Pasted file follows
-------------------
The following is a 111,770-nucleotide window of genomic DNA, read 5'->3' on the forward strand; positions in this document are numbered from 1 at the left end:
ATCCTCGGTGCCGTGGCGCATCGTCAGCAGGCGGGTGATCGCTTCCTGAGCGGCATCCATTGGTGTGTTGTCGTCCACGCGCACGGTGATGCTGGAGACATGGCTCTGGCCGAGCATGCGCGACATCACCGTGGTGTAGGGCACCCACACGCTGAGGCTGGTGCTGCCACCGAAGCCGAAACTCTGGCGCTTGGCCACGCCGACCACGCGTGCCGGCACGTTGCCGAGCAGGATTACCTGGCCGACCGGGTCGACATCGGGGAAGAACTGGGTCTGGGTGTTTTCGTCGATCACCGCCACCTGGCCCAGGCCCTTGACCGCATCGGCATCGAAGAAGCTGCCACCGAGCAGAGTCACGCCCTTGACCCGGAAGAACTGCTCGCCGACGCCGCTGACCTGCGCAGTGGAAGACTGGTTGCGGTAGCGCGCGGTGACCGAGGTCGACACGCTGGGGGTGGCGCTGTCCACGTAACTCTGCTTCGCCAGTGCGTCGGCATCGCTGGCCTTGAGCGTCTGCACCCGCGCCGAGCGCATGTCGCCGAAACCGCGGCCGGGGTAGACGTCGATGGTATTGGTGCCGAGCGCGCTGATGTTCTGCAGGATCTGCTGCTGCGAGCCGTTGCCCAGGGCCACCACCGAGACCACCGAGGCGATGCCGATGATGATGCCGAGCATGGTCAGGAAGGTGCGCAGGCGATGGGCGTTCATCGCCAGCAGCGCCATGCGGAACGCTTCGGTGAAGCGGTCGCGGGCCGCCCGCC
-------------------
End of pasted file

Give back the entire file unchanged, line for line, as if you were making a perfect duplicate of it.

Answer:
The following is a 111,770-nucleotide window of genomic DNA, read 5'->3' on the forward strand; positions in this document are numbered from 1 at the left end:
ATCCTCGGTGCCGTGGCGCATCGTCAGCAGGCGGGTGATCGCTTCCTGAGCGGCATCCATTGGTGTGTTGTCGTCCACGCGCACGGTGATGCTGGAGACATGGCTCTGGCCGAGCATGCGCGACATCACCGTGGTGTAGGGCACCCACACGCTGAGGCTGGTGCTGCCACCGAAGCCGAAACTCTGGCGCTTGGCCACGCCGACCACGCGTGCCGGCACGTTGCCGAGCAGGATTACCTGGCCGACCGGGTCGACATCGGGGAAGAACTGGGTCTGGGTGTTTTCGTCGATCACCGCCACCTGGCCCAGGCCCTTGACCGCATCGGCATCGAAGAAGCTGCCACCGAGCAGAGTCACGCCCTTGACCCGGAAGAACTGCTCGCCGACGCCGCTGACCTGCGCAGTGGAAGACTGGTTGCGGTAGCGCGCGGTGACCGAGGTCGACACGCTGGGGGTGGCGCTGTCCACGTAACTCTGCTTCGCCAGTGCGTCGGCATCGCTGGCCTTGAGCGTCTGCACCCGCGCCGAGCGCATGTCGCCGAAACCGCGGCCGGGGTAGACGTCGATGGTATTGGTGCCGAGCGCGCTGATGTTCTGCAGGATCTGCTGCTGCGAGCCGTTGCCCAGGGCCACCACCGAGACCACCGAGGCGATGCCGATGATGATGCCGAGCATGGTCAGGAAGGTGCGCAGGCGATGGGCGTTCATCGCCAGCAGCGCCATGCGGAACGCTTCGGTGAAGCGGTCGCGGGCCGCCCGCC